Looking for a push pad keyed lock that will be used in a commercial setting, so it needs to be reliable. I’ve read that Schlage isn’t consistent and other have better success with Yale or Kiwkset... what’s your experience and input on this?
The two uses will be for a commercial building and a small motel.
In a commercial environment installing consumer grade locks may not stand up to the type of use you are going to expect. Locks that use Z-Wave need to have a Z-Wave repeater that supports beaming for locks to work properly also.
I agree - sounds like you want a commercial solution. Definitely a pad with physical buttons as well. The Yale nexTouch stuff might be what you are looking for..
Of course the downside is they are more expensive. Also it looks like you can get them in Z-Wave or Zigbee. I only have experience with consumer grade locks (YRD256) in residential locations and prefer zigbee. Have had less issues with pairing etc.
I have a Kwikset 912 on order so will see how that goes.
The schlage has higher grade security, ansi 1 I think. That said from reading 100's of threads it looks like more people have issues with z-wave locks in general and prefer zigbee.
Personally I have a schlage z-wave (BE469Z) and have had very little trouble. The newest version is z-wave+ but I haven't installed mine yet, and theoretically should be less headache.
The flat screen lock panels tend to degrade in the sun, as opposed to actual buttons, which hold up better.
Oh and welcome to the community.
PS-tons of threads on this. Got a spare day to read them all?
These are small operations, the commercial building is only two retailers and a single family residential upstairs and the motel is only 18 rooms.
It’s hard for the owners (myself and another party) to justify true commercial grade level, which is easily $500+ per door lock vs upper grade residential around $150-200. Especially being that bulk pricing for residential is easily 10+ units but with commercial they want 50+ but I do have some calls out as we are registered builder and do have wholesale accounts.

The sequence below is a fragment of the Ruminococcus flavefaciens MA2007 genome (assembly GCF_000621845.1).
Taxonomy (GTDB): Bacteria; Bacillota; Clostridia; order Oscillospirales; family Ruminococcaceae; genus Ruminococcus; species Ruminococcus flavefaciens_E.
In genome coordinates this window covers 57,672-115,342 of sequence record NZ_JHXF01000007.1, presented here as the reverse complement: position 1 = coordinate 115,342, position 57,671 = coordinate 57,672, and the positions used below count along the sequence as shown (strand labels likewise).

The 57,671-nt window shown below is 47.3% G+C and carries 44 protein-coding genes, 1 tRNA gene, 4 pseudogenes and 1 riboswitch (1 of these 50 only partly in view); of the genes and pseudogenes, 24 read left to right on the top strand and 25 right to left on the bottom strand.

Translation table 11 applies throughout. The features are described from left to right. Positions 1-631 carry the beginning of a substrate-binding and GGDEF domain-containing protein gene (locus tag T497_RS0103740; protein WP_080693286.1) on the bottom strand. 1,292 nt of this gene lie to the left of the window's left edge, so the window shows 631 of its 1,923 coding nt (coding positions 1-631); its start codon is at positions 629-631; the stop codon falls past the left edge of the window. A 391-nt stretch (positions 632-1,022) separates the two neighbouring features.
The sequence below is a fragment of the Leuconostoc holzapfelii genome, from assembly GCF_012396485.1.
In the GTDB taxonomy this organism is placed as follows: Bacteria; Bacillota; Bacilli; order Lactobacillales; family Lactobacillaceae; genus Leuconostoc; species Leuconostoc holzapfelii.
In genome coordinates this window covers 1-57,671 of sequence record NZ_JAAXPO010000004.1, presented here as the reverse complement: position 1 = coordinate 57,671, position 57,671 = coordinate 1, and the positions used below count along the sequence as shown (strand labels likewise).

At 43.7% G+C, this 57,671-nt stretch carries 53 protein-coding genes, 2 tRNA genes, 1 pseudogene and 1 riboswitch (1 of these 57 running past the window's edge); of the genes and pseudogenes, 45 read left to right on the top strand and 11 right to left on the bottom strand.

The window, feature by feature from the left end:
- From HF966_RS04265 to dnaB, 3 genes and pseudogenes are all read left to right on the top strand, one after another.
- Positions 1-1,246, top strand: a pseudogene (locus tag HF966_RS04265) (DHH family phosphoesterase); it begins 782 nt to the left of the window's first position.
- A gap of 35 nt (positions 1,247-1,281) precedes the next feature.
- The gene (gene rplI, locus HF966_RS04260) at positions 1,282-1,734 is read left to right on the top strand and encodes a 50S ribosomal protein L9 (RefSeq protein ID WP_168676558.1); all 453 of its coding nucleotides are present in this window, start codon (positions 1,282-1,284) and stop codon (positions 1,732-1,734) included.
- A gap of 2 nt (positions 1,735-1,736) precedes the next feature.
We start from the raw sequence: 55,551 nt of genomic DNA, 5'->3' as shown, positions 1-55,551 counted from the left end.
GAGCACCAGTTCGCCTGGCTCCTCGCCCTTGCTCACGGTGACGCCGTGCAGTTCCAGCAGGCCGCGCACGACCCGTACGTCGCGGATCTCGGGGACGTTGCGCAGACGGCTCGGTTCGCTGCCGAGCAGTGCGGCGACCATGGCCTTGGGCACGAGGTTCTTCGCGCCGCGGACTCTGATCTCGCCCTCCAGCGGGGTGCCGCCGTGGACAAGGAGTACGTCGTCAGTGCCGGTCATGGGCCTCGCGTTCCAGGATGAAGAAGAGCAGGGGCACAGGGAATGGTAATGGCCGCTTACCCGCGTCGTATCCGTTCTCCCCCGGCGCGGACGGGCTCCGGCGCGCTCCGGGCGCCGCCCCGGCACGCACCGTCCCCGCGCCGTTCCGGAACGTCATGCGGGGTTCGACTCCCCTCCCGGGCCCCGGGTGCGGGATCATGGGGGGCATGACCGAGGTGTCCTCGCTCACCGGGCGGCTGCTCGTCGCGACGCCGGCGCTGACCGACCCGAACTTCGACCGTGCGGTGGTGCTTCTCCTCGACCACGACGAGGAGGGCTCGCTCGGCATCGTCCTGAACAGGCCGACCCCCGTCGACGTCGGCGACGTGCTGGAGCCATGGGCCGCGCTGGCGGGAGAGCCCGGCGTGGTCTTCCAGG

Choice of capacitive touchscreen or tactile pushbutton keypad
Touchscreen responds to human touch, enabling convenient entrance or access to programming menu. Pushbutton keypad option also available for more tactile requirements, such as glove-friendliness or ADA compliance.
Called Yale (ASSA ABLOY) who recommended their Corbin Russwin line and Sargent line but neither is zwave/zigbee only proprietary software and wireless is 2.4 wifi but the person I spoke with was confused. Now to see what kind of bulk pricing I can get with these guys but I'm expecting $350-500/unit.
Thanks @erktrek for pointing out that I got lost in the direct messages part of here. Here is an update for all to see!
OK, so I had an email with the manager and they are using the "RemoteLock.com" solution for their needs. I've got a meeting with RL rep on Wednesday to discuss their solution and pricing. They also have locks for sale on their site, but being they are using either WiFi or Z-wave, I assume any WiFi/ZW lock will work. So now to find a lock that is near 100% reliable that not $300/lock.
A few items that we are taking into consideration;
Battery Usage - Can't be replacing batteries constantly, poor battery usage means, not reliable for retailers or guests. Preferred would be once a year but considering the amount of usage, twice a year would be acceptable but not more. Hence all must have keylocks as backup, especially during power outages.
Frequency Considerations (WiFi, Zigbee, Zwave) - For a retailer that's downtown and surrounded by a lot of other systems, retailers, wifi systems, etc. Wifi and Zigbee could be an issue. Z-wave running on a different frequency would be a better option.